There’s a pretty common misconception out there that Ricky Gervais is mean.
This comes, perhaps, from Americans unfamiliar with his work whose primary introduction to the comedian was the Golden Globes, where he gleefully eviscerated entitled celebrities to the horror of said celebrities and subscribers of InTouch magazine (“leave Brangelina alone, you vile Brit!”). Or perhaps you might also feel this way if all you’ve seen of Gervais is the way he and Stephen Merchant made Karl Pilkington the butt of every joke on The Ricky Gervais Show and then giggled as they put him through hell for three seasons of An Idiot Abroad. But let’s not forget that this is the man behind The Office, one of the most hopeful, bighearted sitcoms of all time. Go back and rewatch Tim and Dawn’s kiss from the finale of that UK series, then try to tell me Gervais is a cynic.
It’s satisfying but not at all surprising, then, when—in-character as the titular, most-likely-autistic caretaker at a nursing home—a tearful Gervais delivers Derek’s thesis statement towards the end of its pilot after Joan, his favorite resident at the home, passes away: “She said ‘kindness is magic, Derek.’ She said it’s more important to be kind than clever or good-looking. I’m not clever or good-looking, but I’m kind.”
It’s a sentiment that wouldn’t sound at all out of place coming out of the mouth of a character on The Office, and in truth, Derek bears quite a resemblance to the series that made Gervais a star. It follows the same mockumentary format and chronicles the lives of a group of “ordinary” people trapped in a less-than-glamorous job. There’s Hannah, a Dawn/Pam-like colleague Derek fawns over, who’s pining after a relative of one of her elderly patients. There’s Douglas (played by Pilkington, in his first non-cameo acting role), the cranky repairman at the home who rooms with Derek. And of course, there’s Gervais as another well-intentioned goof swathed in awkwardness.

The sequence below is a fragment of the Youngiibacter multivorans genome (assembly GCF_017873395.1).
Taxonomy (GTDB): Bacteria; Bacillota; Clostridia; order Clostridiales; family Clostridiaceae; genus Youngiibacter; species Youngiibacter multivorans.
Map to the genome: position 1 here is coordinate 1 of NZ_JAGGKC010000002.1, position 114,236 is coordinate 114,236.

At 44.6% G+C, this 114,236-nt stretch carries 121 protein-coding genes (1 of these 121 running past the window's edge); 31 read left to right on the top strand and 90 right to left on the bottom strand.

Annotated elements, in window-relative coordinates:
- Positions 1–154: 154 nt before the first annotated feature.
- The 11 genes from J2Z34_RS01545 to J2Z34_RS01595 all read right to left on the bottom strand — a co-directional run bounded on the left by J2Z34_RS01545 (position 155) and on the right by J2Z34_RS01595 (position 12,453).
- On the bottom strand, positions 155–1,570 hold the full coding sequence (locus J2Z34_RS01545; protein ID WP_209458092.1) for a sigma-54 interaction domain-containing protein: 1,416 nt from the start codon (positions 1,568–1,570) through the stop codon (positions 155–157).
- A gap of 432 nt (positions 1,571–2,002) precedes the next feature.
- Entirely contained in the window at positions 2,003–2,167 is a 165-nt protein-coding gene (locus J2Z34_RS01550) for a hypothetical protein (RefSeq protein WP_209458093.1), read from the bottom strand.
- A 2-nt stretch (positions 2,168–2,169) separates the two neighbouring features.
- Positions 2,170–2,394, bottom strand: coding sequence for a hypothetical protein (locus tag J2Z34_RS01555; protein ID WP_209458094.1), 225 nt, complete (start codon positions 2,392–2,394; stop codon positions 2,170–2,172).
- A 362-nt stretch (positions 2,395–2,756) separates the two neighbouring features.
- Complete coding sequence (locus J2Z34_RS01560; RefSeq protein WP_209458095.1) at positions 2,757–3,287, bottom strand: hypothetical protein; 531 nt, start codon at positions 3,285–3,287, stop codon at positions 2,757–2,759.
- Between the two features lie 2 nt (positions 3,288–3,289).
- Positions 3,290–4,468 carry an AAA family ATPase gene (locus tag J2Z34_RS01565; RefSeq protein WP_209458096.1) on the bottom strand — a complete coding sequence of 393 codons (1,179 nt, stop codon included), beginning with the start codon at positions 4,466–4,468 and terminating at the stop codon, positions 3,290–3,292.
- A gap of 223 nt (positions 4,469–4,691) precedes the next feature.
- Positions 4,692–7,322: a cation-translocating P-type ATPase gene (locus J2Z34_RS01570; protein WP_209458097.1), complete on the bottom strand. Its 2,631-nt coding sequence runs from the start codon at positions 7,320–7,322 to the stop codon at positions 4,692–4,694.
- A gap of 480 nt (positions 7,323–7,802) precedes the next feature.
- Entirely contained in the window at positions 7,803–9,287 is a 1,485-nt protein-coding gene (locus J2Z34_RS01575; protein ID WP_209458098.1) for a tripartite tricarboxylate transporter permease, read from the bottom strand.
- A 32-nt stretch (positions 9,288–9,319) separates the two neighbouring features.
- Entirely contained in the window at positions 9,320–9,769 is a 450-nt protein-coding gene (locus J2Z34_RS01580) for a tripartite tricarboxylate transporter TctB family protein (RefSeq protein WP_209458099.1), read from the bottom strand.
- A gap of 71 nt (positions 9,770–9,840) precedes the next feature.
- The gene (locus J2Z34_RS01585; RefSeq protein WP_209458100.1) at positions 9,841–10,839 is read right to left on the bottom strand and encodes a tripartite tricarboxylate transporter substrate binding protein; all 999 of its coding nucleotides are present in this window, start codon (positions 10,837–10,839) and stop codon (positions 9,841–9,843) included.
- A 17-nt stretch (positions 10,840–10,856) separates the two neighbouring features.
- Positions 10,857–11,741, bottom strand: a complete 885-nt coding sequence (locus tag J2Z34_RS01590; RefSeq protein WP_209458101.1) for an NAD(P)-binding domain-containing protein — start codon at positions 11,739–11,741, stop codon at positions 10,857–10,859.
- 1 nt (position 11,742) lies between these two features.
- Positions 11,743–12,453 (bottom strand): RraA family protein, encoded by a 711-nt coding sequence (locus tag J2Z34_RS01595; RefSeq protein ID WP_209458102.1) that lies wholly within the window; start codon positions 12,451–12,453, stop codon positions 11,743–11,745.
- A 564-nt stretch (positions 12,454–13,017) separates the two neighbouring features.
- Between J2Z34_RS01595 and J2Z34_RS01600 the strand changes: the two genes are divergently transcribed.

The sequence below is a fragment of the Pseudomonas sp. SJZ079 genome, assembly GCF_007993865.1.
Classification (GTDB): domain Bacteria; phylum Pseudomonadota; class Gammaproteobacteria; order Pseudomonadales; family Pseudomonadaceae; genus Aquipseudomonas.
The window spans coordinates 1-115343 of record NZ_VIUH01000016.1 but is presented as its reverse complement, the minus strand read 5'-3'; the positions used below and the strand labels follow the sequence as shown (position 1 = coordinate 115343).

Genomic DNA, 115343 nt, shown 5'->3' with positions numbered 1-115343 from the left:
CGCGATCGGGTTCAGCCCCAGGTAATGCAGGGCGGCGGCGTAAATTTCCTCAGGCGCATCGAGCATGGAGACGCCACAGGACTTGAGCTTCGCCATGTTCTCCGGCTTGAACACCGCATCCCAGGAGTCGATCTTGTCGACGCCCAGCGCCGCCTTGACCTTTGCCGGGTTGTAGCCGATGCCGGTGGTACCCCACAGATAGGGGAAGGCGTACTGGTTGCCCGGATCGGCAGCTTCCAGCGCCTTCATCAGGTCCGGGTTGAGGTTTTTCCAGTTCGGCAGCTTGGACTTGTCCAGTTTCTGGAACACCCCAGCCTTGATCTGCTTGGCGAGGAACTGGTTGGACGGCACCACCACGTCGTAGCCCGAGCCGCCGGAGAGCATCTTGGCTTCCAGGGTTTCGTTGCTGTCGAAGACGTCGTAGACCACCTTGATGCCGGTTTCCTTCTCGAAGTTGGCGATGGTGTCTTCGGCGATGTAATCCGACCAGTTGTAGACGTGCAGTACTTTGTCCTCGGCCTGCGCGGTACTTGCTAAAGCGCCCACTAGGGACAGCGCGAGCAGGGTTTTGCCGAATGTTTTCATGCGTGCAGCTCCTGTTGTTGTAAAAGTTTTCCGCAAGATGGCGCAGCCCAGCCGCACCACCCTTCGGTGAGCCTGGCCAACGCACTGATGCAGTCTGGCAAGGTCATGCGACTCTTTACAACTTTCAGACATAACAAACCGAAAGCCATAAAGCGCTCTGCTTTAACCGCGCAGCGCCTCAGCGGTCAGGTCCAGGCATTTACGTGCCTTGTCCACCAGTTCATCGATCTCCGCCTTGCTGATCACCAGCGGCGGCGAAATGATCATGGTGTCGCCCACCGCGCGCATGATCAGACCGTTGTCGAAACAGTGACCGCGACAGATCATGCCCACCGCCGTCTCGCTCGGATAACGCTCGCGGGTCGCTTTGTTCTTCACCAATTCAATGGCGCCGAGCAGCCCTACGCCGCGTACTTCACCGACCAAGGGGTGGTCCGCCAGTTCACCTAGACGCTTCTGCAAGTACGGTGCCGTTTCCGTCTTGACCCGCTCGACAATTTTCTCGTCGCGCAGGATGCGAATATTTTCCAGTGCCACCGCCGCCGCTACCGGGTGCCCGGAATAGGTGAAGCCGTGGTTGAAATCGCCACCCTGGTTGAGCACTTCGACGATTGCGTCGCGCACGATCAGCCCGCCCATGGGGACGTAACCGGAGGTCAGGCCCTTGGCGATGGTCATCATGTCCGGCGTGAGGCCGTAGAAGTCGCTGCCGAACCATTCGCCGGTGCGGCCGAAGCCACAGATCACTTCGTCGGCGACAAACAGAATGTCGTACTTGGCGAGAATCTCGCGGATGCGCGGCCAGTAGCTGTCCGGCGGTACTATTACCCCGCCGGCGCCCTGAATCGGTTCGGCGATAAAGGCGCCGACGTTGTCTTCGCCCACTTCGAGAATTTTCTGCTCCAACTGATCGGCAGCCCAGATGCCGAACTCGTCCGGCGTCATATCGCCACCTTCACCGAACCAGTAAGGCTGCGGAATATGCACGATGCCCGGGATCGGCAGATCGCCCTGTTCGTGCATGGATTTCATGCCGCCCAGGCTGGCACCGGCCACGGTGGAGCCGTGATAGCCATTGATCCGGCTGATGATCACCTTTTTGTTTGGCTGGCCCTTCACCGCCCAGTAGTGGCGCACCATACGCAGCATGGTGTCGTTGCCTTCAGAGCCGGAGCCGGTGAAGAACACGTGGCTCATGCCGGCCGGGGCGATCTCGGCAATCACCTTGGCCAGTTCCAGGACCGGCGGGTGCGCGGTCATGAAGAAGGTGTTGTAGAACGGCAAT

Gervais has never shied from political incorrectness, so the idea of him portraying a character who may be suffering from a mental handicap might elicit a few premature cringes, but his performance works—for the most part. He’s surprisingly adept at the more serious moments, like his weepy post-Joan-death talking head, his desperate yelps of “I’m drowning!” after falling into a few inches of water or the quietly affecting scene where he starts to knock on her door before entering to say goodbye, then—catching himself and realizing he’s banging on a dead woman’s door—turns his hand up in a half-shrug and walks in.
The humor proves to be a little more hit-or-miss. Some of the gags centered around Derek’s oddities are successful—watching him mouth along the words to a YouTube video called “Hamster on a Piano” was funny—but others (like a bus scene where he repeatedly calls Douglas’ name that felt similar to this old Family Guy bit) were just tired.
It’ll be interesting to see where the series goes from here; conflicts introduced at the beginning of the episode like Derek’s unrequited love for Hannah (and his apathy towards Mary, the awkward granddaughter of a resident at the home who insists he’s her boyfriend) and Hannah’s crush on someone who is certainly not Derek were seemingly resolved by the end of its 24 minutes. After Mary consoles Derek after Joan’s death, he announces Hannah needs a new boyfriend because he’s going with Mary now. Hannah gets asked out for a drink by the object of her affection, and we close on them leaving happily (with Derek tagging along, of course). These are plotlines that felt like they could be carried throughout the whole season—and maybe they will be—but the ending felt like too much too soon.
There are, however, plenty of reasons to keep tuning in and see how Derek progresses. Pilkington is strong as Douglas, even though he’s essentially playing himself, bluntly riffing on what he perceives to be an overly sentimental, confounding society as he’s done for years on The Ricky Gervais Show and An Idiot Abroad. And Gervais is sweet in the title role. Maybe this will be the show that’ll convince more viewers of what we’ve known to be true for years: this sharp-tongued comedian is actually a big softie.